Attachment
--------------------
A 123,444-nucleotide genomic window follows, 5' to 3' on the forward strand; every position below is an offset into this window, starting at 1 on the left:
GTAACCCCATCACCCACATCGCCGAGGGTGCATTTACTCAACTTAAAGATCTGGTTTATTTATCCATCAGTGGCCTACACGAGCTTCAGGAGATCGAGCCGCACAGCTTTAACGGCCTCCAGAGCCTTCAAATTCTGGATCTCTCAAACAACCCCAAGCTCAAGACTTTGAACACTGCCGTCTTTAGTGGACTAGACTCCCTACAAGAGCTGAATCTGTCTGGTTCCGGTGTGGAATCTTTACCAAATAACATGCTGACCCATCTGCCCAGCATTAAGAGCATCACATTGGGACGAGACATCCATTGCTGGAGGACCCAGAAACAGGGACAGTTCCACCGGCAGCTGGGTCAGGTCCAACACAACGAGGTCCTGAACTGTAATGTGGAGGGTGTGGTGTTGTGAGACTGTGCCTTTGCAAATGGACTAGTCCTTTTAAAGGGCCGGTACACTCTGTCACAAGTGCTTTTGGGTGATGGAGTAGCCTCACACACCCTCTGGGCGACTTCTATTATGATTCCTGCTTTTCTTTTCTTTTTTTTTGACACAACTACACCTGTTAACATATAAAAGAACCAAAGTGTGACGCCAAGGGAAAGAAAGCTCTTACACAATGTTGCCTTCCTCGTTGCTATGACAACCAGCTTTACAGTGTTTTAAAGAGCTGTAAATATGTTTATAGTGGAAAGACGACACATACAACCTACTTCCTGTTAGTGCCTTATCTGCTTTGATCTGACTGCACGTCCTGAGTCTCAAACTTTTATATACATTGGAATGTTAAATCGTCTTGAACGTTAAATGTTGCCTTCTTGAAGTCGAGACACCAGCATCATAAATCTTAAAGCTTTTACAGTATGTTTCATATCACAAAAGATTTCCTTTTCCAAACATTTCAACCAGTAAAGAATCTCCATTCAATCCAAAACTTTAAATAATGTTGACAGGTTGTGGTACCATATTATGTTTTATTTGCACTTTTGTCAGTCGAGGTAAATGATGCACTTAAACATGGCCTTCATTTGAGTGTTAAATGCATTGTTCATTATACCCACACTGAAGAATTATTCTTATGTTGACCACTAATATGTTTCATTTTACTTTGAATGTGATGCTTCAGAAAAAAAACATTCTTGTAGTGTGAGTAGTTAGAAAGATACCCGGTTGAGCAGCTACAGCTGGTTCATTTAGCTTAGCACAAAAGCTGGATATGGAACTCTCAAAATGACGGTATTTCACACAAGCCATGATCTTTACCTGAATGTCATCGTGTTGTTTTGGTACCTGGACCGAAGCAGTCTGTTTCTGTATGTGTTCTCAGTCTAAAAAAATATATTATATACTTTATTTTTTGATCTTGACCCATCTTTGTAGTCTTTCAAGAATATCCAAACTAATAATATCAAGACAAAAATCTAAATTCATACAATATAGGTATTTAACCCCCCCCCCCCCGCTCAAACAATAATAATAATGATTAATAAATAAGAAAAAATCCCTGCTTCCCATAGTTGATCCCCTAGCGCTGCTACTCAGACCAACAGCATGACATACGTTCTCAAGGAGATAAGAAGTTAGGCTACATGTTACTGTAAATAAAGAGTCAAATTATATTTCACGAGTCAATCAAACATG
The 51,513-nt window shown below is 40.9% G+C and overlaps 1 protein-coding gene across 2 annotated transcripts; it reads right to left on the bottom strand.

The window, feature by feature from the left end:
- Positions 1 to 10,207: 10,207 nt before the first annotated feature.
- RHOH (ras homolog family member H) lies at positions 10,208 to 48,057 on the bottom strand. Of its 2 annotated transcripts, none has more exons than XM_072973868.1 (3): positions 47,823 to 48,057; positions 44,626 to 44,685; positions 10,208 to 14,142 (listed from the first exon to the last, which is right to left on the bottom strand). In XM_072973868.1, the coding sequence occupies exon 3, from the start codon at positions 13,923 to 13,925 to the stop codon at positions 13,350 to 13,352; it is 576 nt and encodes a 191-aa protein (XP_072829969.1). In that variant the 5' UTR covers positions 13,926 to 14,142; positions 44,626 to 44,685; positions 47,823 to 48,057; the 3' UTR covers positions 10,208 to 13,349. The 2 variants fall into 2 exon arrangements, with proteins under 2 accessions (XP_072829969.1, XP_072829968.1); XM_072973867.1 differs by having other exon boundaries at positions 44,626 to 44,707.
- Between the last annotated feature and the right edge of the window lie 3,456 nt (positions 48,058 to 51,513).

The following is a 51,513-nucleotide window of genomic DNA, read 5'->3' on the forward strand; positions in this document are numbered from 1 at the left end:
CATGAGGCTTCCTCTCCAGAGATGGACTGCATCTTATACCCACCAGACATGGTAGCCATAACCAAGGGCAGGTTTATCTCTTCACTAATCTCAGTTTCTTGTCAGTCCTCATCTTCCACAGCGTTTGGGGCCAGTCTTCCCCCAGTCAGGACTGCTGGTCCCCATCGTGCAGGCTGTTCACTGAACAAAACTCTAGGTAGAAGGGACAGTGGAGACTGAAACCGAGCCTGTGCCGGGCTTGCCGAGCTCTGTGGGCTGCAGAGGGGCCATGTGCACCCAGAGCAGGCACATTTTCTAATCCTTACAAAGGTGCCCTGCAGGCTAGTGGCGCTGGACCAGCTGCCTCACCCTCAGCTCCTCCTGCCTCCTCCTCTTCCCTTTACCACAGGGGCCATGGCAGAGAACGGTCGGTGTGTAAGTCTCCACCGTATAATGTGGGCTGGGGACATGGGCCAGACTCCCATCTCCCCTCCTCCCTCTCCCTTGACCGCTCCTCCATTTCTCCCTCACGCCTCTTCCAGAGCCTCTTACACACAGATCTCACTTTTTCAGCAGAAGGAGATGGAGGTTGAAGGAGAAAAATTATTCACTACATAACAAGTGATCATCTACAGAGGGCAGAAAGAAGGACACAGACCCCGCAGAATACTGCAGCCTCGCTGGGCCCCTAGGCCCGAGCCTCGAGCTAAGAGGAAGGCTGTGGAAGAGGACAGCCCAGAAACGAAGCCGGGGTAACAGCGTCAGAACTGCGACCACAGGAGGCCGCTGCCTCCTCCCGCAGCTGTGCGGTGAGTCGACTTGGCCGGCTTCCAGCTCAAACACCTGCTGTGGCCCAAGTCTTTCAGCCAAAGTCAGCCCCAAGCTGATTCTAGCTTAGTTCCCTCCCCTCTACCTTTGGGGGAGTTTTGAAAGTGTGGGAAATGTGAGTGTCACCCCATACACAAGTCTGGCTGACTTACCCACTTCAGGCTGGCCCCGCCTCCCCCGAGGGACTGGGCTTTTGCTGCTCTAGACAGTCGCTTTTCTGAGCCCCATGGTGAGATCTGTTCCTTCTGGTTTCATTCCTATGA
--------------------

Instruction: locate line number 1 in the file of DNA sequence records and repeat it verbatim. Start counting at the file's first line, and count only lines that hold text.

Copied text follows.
A 123,444-nucleotide genomic window follows, 5' to 3' on the forward strand; every position below is an offset into this window, starting at 1 on the left: